“Over the computer on my desk, an owl ingeniously sculptured out of a piece of driftwood by my brother-in-law (artist Jamie Russell) sways over my head to keep me wise.”
Although when I am travelling, I will work anywhere – in a coffee house or on a hotel bed with a notebook on my lap – I like to work at home where I can make myself coffee to begin and cut up some seasonal fruit to share with my husband who does whatever on the computer in the dining room. Since I like a lot of light, I work in the family room that has sliding glass doors to the garden, at present covered in snow. On the picnic table on the deck I set out a handful of wild birdseed and peanuts for the three squirrels and many visiting birds. The peanuts are for the squirrels but the blue jays and chickadees eat them too, and the squirrel has been known to stuff cheekfuls of seed into his cheek. (I swear the blue jay will sometimes crack a call over the roof mid-morning to remind me to put their stuff out if I have forgotten.)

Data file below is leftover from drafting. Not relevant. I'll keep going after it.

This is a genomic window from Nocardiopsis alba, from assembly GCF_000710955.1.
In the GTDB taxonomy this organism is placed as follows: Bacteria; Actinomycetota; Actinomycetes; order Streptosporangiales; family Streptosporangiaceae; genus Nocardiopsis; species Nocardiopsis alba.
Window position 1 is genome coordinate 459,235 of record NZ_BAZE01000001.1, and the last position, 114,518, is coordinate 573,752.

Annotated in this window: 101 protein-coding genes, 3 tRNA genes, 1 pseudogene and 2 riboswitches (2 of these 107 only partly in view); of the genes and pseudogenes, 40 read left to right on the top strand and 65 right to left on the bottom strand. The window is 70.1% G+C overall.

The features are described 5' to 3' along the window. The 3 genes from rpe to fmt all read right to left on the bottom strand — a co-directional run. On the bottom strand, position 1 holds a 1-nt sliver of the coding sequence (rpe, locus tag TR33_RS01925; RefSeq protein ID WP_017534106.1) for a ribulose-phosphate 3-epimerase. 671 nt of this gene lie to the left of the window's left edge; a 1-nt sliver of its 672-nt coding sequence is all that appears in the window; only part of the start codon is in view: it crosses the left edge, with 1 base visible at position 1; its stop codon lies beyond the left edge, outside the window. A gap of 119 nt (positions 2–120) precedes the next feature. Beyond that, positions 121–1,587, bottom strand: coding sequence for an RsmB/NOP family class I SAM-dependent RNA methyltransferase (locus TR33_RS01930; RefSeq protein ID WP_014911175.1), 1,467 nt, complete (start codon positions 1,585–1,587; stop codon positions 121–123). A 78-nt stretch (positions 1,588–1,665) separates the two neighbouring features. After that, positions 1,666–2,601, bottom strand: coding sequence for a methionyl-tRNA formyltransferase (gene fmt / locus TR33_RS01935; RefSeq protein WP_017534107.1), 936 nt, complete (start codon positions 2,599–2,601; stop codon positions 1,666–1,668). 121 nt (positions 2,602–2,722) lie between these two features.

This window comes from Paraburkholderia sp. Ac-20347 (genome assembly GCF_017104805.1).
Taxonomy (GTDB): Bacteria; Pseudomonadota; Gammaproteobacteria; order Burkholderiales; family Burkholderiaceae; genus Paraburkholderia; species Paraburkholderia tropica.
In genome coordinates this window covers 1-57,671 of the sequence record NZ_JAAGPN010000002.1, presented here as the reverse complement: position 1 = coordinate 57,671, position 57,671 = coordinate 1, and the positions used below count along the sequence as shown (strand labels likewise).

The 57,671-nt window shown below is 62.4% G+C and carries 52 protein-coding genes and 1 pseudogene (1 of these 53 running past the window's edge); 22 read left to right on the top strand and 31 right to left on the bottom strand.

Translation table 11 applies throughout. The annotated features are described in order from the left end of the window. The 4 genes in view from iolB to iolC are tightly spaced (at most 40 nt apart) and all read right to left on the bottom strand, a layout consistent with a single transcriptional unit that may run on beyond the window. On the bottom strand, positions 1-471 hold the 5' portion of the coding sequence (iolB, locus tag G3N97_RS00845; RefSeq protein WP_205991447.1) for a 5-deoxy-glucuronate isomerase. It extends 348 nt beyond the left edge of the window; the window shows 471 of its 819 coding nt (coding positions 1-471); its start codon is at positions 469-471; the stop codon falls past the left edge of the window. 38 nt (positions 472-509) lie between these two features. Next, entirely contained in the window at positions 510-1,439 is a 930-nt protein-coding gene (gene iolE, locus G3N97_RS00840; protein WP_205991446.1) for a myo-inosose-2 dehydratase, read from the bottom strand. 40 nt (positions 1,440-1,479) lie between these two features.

Over the computer on my desk, an owl ingeniously sculptured out of a piece of driftwood by my brother-in-law (artist Jamie Russell) sways over my head to keep me wise. When I am tired of sitting at the desk, I can relax on the couch and put my feet up with my head at one end against a pillow beside the wall and write on the clipboard on my lap. The light from the window on my right and a lamp over my left shoulder together power my poem since, as I mentioned, I need a lot of light.
Several plants surround my writing, including a yellow double-begonia brought in from the garden and a cheerful orange daisy-like flower that a friend gave me when I broke my humerus last spring: both these plants have flowers that lean their heads towards the morning sun very optimistically. The orange daisy is particularly forgiving, having resurrected several times after I did not water her enough. Our dear elderly dog Harold often sat at my feet, but alas he died last April. A stuffed animal that belonged to Harold (inherited from my son who owned it as a small child) has fallen in the shoreline between plants and window. I confess that I have kept his silver water and food dishes by the door to keep his spirit near. I used to put my hands (always cold) on his warm head and look into his brown eyes that were so wise without too much knowledge.
gillian harding-russell’s most recent publication is In Another Air (Radiant Press, 2018), which was shortlisted for a Saskatchewan Book Award.